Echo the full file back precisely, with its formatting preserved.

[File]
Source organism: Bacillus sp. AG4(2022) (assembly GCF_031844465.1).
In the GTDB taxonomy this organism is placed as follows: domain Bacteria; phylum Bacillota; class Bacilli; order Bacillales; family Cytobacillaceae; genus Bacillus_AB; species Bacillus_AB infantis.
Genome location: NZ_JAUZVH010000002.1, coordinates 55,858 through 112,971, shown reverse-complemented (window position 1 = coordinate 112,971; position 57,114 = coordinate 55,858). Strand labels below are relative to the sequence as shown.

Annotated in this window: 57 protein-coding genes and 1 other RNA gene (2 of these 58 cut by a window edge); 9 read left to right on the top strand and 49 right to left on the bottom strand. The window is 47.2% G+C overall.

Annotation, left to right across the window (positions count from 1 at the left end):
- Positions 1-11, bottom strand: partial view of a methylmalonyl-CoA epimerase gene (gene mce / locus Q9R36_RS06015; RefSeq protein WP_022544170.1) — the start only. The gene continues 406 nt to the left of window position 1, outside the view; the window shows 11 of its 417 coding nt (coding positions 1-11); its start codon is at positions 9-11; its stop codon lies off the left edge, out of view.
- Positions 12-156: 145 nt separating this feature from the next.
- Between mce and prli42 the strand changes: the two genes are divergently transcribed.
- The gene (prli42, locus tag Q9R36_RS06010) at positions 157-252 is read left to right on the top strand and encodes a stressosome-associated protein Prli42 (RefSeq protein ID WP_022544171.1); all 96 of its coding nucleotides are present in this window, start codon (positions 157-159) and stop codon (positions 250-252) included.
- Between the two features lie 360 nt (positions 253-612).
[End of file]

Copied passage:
Source organism: Bacillus sp. AG4(2022) (assembly GCF_031844465.1).
In the GTDB taxonomy this organism is placed as follows: domain Bacteria; phylum Bacillota; class Bacilli; order Bacillales; family Cytobacillaceae; genus Bacillus_AB; species Bacillus_AB infantis.
Genome location: NZ_JAUZVH010000002.1, coordinates 55,858 through 112,971, shown reverse-complemented (window position 1 = coordinate 112,971; position 57,114 = coordinate 55,858). Strand labels below are relative to the sequence as shown.

Annotated in this window: 57 protein-coding genes and 1 other RNA gene (2 of these 58 cut by a window edge); 9 read left to right on the top strand and 49 right to left on the bottom strand. The window is 47.2% G+C overall.

Annotation, left to right across the window (positions count from 1 at the left end):
- Positions 1-11, bottom strand: partial view of a methylmalonyl-CoA epimerase gene (gene mce / locus Q9R36_RS06015; RefSeq protein WP_022544170.1) — the start only. The gene continues 406 nt to the left of window position 1, outside the view; the window shows 11 of its 417 coding nt (coding positions 1-11); its start codon is at positions 9-11; its stop codon lies off the left edge, out of view.
- Positions 12-156: 145 nt separating this feature from the next.
- Between mce and prli42 the strand changes: the two genes are divergently transcribed.
- The gene (prli42, locus tag Q9R36_RS06010) at positions 157-252 is read left to right on the top strand and encodes a stressosome-associated protein Prli42 (RefSeq protein ID WP_022544171.1); all 96 of its coding nucleotides are present in this window, start codon (positions 157-159) and stop codon (positions 250-252) included.
- Between the two features lie 360 nt (positions 253-612).